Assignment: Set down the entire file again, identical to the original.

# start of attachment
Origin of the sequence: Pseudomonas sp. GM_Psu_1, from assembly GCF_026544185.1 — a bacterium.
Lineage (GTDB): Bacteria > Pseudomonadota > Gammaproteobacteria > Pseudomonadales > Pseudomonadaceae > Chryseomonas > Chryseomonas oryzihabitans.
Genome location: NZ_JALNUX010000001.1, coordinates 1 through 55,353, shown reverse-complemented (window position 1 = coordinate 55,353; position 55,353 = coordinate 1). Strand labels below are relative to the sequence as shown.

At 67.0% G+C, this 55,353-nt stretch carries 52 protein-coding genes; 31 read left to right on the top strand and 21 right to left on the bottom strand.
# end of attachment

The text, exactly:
Origin of the sequence: Pseudomonas sp. GM_Psu_1, from assembly GCF_026544185.1 — a bacterium.
Lineage (GTDB): Bacteria > Pseudomonadota > Gammaproteobacteria > Pseudomonadales > Pseudomonadaceae > Chryseomonas > Chryseomonas oryzihabitans.
Genome location: NZ_JALNUX010000001.1, coordinates 1 through 55,353, shown reverse-complemented (window position 1 = coordinate 55,353; position 55,353 = coordinate 1). Strand labels below are relative to the sequence as shown.

At 67.0% G+C, this 55,353-nt stretch carries 52 protein-coding genes; 31 read left to right on the top strand and 21 right to left on the bottom strand.